Textiles bridging cultural divide


Iona (middle) briefing visitors about her piece titled ‘A Cross To Bear’, a quilt made from Tartan-printed women’s skirts and fabric from a Scottish kilt.

CULTURAL elements of two locations a world apart are intertwined in Malaysian artist Iona Danald’s solo exhibition in Penang.

‘Aye: Across Sarawak and Scotland’ features 13 textile works that reflect and celebrate the 26-year-old’s mixed heritage.

The show comes as a result of her winning the Penang Art District’s Spotlight 2019 competition and is held at the newly opened Ming Fine Art @ St Jo’s on Level 1 of Gurney Paragon Mall.

“Aye is a common word in both the Bidayuh language and Scottish dialect, used to express affirmation or agreement. They represent both parts of my life, ” Iona said at the show’s opening.

She was born in Kuching, Sarawak, to Dayak Bidayuh parents. The family moved to Scotland when she was seven.

After obtaining an electrical and electronic engineering degree from the University of Aberdeen, she landed her first job at a multinational corporation in Penang in 2017.

She is now an art teacher based in Mont Kiara, Kuala Lumpur, and chooses the language of textiles to express her thoughts and emotions.

The ‘Agi Ngelaban’ piece (centre) is made of pua kumbu, an iconic weaved textile of Sarawak’s Iban tribe.The ‘Agi Ngelaban’ piece (centre) is made of pua kumbu, an iconic weaved textile of Sarawak’s Iban tribe.

“I believe everyone has a unique connection to textiles and that is why I am comfortable explaining myself through such means.

“The textiles we collect and display are all exercises of self-expression. Be they loud or subdued, precise or loose, the textiles are all reflections of choices and characteristics.

“Layer this with moral requirements or cultural expectations and there is much that can be said and read from the textiles we associate with, ” Iona shared.

A major influence for her is her late Sarawakian maternal grandmother Ringgis, a self-taught seamstress and crafter who was also a farmer.

Guests viewing Iona’s Mother Hen Series, a collection of squarish weavings made from vintage wool.Guests viewing Iona’s Mother Hen Series, a collection of squarish weavings made from vintage wool.

Iona recalled, “She would babysit my sister and me while she sewed handbags for her customers. I would be playing with her discarded fabrics on the floor.

“The textiles of Sarawak and Scotland are iconic but very different. My works embrace both ends of the spectrum.”

Featured pieces include ‘Fertilitea’ which won her Spotlight 2019. Made with burlap, chiffon, paper, safety pins and tea bags, it was inspired by the Korean bojagi which is a traditional patchwork wrapping cloth associated with happiness and longevity.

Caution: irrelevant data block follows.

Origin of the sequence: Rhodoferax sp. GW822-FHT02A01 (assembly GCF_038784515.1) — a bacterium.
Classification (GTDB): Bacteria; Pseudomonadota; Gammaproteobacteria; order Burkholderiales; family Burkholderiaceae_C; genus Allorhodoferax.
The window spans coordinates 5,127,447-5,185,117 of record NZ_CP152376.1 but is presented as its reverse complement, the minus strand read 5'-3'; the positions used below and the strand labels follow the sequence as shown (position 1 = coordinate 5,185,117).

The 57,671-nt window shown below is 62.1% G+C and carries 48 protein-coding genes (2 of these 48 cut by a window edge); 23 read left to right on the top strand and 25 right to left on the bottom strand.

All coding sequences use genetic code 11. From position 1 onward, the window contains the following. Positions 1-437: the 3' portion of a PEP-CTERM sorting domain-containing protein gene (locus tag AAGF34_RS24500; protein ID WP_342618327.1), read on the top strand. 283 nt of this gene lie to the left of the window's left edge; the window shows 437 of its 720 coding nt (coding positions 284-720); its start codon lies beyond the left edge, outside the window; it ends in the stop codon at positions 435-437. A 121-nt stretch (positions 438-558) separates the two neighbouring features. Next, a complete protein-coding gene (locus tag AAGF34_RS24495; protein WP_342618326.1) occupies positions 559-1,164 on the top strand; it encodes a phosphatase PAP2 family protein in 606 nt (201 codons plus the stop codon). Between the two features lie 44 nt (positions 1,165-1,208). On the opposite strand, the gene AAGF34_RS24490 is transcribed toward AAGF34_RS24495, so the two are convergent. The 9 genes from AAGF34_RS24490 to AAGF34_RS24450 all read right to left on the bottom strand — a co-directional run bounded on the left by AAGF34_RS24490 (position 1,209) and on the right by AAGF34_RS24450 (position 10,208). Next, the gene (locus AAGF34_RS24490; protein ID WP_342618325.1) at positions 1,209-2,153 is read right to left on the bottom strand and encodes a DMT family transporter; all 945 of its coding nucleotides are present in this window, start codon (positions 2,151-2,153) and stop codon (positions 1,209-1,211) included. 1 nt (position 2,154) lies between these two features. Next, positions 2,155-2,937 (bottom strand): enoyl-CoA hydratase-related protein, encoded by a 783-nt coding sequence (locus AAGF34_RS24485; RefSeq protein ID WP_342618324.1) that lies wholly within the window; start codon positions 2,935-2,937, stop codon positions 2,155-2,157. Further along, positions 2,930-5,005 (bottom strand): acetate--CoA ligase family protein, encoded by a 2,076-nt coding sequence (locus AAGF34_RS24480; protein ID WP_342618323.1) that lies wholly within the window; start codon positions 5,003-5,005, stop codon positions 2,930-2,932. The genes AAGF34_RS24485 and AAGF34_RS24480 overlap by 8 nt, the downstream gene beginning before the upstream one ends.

‘The Princess and The Pea’ has her late grandmother’s batik remnants and traditional Bidayuh bells inside glass jars to signify the pressures of adulthood.

‘Ramin Bari Tayung Babeh’ was inspired by her grandparents buying land and building a life for the family.

Iona’s Spotlight 2019 winning piece ‘Fertilitea’ is inspired by the Korean bojagi or traditional patchwork wrapping cloth that symbolises happiness and longevity.Iona’s Spotlight 2019 winning piece ‘Fertilitea’ is inspired by the Korean bojagi or traditional patchwork wrapping cloth that symbolises happiness and longevity.

Penang State Art Gallery chairman Lee Khai, who took part in the show’s opening ceremony, said art gives people comfort through the trials brought on by Covid-19.

“Just think of how the arts have sustained you throughout your self-isolation like books, music, videos and movies, ” said Lee.

“Many artists here are struggling to cope with the consequences of the pandemic. I urge everyone to support the local arts scene by attending events, sharing amazing works and investing in the future of the artists.”

Ming Fine Art director Ooi Wei Ming said they saw the importance of having a proper space for artists to showcase their creations and for the community to be inspired.

“We’ll continue promoting local artists but are also excited to announce that we’ll be bringing in international artists for collaborations as well, ” Ooi pointed out.

‘The Princess and The Pea’ has traditional Bidayuh bells and batik remnants in glass jars to symbolise the pressures of adulthood.‘The Princess and The Pea’ has traditional Bidayuh bells and batik remnants in glass jars to symbolise the pressures of adulthood.

Also in attendance were Datin Seri Seow Kim Fong (spouse of Hunza Group founder and executive advisor Datuk Seri Khor Teng Tong), Hunza Group executive director Khor Tze Ming and exhibition curator Sharmin Parameswaran.

The exhibition continues until Sept 8 and is open daily between 10am and 10pm. Admission is free.

Spotlight 2020 is now open for applications. Up for grabs is a RM5,000 cash prize, a mentorship with an art professional and a solo exhibition. It is open to emerging artists aged 30 and below, with the closing date on Oct 1.

For details, visit https://penangartdistrict.com/spotlight-2020-by-penang-art-district/.

Article type: metered
User Type: anonymous web
User Status:
Campaign ID: 46
Cxense type: free
User access status: 3
   

Next In Metro News

Urban renewal still not in sight
Sunken road stretch repaired in a few hours
Vital boost for local talents
Roadside fruit seller offered spot at market
Need for more vaccination centres
SOP in place but there’s room for improvement
Annuar: KL MPs can meet me during FT consultative committee meetings
Developer tasked to repair sewerage treatment plant to address stinking manhole problem
Dumping spot continues to draw culprits
‘Schools won’t close if cases under control’

Stories You'll Enjoy


Vouchers